Preprint Article Version 1 Preserved in Portico This version is not peer-reviewed

The Influence of Sport Nutrition Knowledge on Body Composition and Perceptions of Dietary Requirements in Collegiate Athletes

Version 1 : Received: 20 May 2021 / Approved: 21 May 2021 / Online: 21 May 2021 (09:01:55 CEST)

A peer-reviewed article of this Preprint also exists.

Jagim, A.R.; Fields, J.B.; Magee, M.; Kerksick, C.; Luedke, J.; Erickson, J.; Jones, M.T. The Influence of Sport Nutrition Knowledge on Body Composition and Perceptions of Dietary Requirements in Collegiate Athletes. Nutrients 2021, 13, 2239. Jagim, A.R.; Fields, J.B.; Magee, M.; Kerksick, C.; Luedke, J.; Erickson, J.; Jones, M.T. The Influence of Sport Nutrition Knowledge on Body Composition and Perceptions of Dietary Requirements in Collegiate Athletes. Nutrients 2021, 13, 2239.

Journal reference: Nutrients 2021, 13, 2239
DOI: 10.3390/nu13072239

Abstract

Sport nutrition knowledge has been shown to influence dietary habits of athletes. The purpose of the current study was to examine relationships between sport nutrition knowledge and body composition and examine potential predictors of body weight goal in collegiate athletes. Participants included National Collegiate Athletic Association Division III women (n=42, height: 169.9 ± 6.9 cm; body mass: 67.1 ± 8.6 kg; fat-free mass: 51.3 ± 6.6 kg; body fat %: 24.2 ± 5.3%) and men (n=25, height: 180.8 ± 7.2 cm; body mass: 89.2 ± 20.5 kg; fat-free mass: 75.9 ± 12.2 kg; body fat %: 13.5 ± 8.9%) athletes. Body composition was assessed via air displacement plethysmography. Athletes completed a validated questionnaire designed to assess sport nutrition knowledge and were asked questions about their perceived dietary energy and macronutrient requirements, as well as their body weight goal (i.e. lose, maintain, gain weight). Athletes answered 47.98 ± 11.29 % of questions correctly on the nutrition questionnaire with no differences observed between sexes (men: 49.52 ± 11.76% vs. women: 47.03 ± 11.04%; p=0.40). An inverse relationship between sport nutrition knowledge scores and body fat percentage (r = -0.330; p=0.008), and fat mass (r = -.268; p=0.032) was observed for all athletes. Fat mass (β = 0.224), BF % (β = 0.217), and BMI (β = 0.421) were all significant (p<0.05) predictors of body weight goal in women. All athletes significantly (p<0.001) underestimated daily energy (-1,360 ± 610.2 kcal/d), carbohydrate (-301.6 ± 149.2 g/d), and fat (-41.4 ± 34.5 g/d) requirements. Division III collegiate athletes have a low level of sport nutrition knowledge, which was associated with a higher BF %. Women athletes with a higher body weight, BF % and BMI were more likely to select weight loss as a body weight goal. Athletes also significantly underestimated their energy and carbohydrate requirements based upon the demands of their sport, independent of sex.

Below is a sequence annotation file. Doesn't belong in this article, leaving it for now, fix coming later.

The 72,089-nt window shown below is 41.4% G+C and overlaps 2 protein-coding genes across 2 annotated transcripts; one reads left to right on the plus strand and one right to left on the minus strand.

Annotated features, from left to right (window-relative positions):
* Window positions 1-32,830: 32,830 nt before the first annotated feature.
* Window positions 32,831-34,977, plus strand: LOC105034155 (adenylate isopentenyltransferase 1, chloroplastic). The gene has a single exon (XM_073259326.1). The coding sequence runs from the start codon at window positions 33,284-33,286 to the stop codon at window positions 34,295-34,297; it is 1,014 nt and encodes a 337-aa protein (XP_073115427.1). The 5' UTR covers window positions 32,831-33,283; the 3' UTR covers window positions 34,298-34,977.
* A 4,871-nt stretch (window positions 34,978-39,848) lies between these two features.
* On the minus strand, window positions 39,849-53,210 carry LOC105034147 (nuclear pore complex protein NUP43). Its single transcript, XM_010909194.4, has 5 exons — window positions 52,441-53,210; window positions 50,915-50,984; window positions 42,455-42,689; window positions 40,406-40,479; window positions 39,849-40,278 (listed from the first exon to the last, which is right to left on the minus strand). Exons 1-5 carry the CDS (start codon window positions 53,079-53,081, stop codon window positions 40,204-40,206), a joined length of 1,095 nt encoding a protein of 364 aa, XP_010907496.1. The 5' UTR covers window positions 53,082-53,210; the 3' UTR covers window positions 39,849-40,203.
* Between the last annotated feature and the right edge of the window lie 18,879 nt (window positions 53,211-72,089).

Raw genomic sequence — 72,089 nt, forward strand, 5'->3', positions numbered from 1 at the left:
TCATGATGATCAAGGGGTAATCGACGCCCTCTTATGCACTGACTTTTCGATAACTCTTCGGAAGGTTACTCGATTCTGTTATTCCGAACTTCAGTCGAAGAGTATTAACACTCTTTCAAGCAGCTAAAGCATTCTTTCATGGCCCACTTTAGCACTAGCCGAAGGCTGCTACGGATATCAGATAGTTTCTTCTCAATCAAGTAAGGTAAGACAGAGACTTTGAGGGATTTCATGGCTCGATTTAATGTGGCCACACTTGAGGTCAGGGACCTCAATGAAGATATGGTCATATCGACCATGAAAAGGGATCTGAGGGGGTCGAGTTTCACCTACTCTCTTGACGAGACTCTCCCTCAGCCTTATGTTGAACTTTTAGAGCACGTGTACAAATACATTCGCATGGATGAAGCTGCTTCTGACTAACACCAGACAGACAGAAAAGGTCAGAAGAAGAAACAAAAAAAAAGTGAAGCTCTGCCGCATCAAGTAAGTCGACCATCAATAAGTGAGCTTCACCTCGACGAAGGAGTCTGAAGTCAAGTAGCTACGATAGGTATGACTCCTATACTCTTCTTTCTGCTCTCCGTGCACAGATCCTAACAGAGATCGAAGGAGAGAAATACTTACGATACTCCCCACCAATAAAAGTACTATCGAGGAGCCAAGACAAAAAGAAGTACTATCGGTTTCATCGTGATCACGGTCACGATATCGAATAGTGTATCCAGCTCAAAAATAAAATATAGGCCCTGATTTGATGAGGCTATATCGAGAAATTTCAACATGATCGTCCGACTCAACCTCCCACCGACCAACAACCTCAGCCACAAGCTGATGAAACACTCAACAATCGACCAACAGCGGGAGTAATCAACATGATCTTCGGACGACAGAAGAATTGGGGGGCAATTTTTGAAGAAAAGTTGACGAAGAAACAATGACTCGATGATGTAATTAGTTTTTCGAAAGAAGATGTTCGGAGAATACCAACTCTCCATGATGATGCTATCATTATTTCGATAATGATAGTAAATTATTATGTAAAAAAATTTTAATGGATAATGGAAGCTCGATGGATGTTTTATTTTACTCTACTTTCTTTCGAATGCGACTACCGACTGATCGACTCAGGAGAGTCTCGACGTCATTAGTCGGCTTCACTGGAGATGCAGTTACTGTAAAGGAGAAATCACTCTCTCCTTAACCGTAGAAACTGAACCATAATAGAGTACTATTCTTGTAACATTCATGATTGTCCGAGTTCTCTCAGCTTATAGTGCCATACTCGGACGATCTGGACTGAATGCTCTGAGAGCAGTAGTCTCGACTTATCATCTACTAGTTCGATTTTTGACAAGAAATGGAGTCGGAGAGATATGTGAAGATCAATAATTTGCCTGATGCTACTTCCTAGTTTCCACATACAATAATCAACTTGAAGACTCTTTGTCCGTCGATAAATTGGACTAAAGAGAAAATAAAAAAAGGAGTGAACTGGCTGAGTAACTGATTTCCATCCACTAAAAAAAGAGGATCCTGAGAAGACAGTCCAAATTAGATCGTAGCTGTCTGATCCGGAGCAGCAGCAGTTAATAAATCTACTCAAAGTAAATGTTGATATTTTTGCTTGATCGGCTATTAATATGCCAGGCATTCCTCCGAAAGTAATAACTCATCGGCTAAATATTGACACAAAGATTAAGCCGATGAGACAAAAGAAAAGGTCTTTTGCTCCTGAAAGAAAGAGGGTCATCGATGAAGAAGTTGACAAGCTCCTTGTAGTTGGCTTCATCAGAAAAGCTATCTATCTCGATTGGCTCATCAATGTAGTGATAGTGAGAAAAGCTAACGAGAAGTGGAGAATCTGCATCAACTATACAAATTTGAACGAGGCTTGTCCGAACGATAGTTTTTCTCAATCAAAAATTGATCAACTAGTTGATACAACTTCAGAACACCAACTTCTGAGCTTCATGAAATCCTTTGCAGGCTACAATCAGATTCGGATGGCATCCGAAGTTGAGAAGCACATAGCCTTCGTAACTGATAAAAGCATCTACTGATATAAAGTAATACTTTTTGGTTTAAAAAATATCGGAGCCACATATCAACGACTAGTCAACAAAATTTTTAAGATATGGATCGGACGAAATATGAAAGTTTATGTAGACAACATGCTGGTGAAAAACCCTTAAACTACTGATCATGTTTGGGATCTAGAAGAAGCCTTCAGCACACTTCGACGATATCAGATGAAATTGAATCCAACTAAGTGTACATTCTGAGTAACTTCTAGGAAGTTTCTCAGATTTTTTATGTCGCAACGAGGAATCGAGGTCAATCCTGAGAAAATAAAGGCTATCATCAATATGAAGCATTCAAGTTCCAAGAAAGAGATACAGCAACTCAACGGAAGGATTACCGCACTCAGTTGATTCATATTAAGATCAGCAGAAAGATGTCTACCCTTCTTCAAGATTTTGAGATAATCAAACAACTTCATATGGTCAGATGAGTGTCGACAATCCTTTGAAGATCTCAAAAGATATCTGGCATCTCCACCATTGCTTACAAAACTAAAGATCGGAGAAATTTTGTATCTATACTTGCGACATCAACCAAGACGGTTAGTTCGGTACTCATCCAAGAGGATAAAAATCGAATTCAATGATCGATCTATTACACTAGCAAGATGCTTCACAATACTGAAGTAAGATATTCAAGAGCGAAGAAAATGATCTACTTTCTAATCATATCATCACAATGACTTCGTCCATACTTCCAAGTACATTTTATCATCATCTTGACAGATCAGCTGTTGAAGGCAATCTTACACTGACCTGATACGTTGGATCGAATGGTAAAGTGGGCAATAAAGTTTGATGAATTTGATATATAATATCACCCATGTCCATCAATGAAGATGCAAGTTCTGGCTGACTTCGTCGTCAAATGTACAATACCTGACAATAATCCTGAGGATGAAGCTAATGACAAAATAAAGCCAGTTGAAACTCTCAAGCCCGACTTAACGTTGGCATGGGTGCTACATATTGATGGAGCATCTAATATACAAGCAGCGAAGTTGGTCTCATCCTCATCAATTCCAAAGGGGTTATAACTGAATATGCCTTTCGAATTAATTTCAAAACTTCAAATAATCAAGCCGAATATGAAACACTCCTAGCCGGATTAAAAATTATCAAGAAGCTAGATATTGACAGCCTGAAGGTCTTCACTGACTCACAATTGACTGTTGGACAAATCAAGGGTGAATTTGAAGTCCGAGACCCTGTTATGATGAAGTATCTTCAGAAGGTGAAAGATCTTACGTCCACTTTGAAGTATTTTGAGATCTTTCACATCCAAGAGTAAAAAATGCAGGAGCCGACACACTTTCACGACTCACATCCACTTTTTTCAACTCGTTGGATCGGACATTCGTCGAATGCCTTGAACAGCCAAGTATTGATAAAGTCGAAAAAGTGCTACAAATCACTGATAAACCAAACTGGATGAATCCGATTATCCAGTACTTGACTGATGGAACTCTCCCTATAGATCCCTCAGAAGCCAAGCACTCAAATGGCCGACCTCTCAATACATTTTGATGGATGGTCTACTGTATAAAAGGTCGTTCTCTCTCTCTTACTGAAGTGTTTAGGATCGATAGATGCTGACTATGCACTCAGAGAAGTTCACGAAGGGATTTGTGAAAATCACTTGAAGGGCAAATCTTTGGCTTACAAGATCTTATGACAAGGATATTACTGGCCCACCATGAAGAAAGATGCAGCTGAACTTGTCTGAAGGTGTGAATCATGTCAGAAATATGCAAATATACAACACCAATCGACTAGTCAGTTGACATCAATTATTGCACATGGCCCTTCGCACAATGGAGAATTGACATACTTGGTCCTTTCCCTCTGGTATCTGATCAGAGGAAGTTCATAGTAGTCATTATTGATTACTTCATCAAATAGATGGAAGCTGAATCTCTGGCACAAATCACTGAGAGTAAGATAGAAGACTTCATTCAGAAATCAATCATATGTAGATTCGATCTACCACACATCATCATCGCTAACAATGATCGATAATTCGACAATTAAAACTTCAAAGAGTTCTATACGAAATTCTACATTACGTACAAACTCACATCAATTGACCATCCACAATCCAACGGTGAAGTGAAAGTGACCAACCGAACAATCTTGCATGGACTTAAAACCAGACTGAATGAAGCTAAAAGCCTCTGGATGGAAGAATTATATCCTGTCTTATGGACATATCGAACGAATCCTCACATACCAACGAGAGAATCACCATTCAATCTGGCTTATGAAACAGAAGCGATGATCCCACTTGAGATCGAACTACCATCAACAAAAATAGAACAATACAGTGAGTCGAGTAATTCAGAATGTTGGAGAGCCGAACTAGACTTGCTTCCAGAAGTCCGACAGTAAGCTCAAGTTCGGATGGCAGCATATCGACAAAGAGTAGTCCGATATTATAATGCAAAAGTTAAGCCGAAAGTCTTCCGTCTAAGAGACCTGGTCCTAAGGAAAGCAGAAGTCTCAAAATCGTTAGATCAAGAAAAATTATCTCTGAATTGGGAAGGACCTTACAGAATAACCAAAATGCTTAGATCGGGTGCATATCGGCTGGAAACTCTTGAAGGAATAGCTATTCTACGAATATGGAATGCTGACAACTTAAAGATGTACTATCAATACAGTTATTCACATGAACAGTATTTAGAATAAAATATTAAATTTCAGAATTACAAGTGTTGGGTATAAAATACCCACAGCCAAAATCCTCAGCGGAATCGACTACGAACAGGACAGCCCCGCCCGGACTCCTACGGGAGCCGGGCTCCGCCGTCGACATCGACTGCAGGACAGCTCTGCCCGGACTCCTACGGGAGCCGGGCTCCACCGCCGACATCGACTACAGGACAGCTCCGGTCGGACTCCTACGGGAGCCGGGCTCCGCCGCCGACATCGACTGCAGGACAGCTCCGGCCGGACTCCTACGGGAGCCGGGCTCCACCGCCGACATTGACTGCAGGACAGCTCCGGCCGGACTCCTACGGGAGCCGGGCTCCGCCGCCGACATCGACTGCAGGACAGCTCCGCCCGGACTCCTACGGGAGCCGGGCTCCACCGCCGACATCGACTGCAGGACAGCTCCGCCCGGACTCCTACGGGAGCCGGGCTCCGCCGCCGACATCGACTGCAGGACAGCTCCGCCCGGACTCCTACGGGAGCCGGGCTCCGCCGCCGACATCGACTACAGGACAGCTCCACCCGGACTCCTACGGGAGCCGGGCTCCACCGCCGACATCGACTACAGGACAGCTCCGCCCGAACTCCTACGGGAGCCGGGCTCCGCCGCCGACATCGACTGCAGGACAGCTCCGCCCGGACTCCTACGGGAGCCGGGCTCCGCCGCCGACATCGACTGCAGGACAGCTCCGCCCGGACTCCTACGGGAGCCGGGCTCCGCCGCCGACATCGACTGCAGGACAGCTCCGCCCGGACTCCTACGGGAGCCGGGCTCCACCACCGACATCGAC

Keywords

dietary intake; sport nutrition knowledge; dietary habits; energy availability

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